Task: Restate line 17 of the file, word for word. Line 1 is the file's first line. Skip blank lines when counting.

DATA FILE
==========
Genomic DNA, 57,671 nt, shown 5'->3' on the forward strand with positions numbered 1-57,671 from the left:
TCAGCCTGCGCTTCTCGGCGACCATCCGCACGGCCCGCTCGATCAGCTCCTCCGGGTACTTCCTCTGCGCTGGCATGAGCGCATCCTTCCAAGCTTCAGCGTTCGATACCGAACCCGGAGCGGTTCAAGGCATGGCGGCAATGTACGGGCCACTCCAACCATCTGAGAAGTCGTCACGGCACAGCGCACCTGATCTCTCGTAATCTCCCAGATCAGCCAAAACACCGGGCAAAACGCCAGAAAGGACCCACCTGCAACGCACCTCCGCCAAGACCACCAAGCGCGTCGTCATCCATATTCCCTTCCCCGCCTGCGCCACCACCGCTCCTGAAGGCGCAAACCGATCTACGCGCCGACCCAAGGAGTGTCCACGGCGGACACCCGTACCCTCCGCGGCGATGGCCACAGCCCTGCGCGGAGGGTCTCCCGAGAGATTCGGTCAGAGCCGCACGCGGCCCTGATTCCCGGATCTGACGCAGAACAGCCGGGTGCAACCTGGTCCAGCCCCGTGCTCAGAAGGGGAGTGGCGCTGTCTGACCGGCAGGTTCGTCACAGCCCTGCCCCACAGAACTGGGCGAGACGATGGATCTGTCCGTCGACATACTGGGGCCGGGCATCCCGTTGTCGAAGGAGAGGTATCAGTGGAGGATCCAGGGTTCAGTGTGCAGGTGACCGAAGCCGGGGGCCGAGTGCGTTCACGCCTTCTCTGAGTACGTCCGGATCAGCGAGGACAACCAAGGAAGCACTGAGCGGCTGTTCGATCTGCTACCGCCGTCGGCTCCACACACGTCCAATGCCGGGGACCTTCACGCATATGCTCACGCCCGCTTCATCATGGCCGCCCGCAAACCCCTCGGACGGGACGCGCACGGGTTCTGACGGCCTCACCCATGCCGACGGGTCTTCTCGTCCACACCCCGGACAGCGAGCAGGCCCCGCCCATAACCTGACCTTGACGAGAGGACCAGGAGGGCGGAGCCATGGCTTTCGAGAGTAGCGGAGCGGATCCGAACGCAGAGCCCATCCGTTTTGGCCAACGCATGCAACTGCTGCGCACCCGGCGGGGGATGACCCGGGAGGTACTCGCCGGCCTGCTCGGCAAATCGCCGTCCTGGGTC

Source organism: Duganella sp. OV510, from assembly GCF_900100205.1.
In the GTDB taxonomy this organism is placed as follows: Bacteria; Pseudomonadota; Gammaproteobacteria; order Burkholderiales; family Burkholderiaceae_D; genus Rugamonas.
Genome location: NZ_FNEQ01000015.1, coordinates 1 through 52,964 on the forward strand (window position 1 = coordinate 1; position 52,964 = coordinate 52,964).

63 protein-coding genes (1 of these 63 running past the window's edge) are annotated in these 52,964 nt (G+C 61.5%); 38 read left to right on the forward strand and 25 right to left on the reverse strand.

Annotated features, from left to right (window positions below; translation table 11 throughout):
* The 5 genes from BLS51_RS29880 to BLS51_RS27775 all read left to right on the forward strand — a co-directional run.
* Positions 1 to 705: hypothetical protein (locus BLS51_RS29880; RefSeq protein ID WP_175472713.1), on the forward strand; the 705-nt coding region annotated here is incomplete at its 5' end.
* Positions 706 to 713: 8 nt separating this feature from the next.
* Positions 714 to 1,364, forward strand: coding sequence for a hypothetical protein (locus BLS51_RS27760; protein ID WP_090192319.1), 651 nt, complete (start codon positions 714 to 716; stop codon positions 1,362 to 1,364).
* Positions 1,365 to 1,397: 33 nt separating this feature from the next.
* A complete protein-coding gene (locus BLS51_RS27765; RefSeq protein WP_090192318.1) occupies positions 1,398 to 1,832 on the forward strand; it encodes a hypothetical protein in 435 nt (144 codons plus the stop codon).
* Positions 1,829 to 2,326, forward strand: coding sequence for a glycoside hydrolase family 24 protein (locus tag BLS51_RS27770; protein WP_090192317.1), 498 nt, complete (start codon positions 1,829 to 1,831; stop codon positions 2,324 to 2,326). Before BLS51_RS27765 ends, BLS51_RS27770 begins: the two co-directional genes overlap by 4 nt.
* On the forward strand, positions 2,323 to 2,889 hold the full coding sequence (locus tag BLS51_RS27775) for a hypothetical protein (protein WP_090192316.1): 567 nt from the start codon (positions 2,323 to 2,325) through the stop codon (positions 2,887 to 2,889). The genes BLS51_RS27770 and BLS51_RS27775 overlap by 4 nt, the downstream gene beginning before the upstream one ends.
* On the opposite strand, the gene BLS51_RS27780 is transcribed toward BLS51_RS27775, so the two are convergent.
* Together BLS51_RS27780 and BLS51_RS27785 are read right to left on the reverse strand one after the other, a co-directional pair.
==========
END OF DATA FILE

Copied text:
* Together BLS51_RS27780 and BLS51_RS27785 are read right to left on the reverse strand one after the other, a co-directional pair.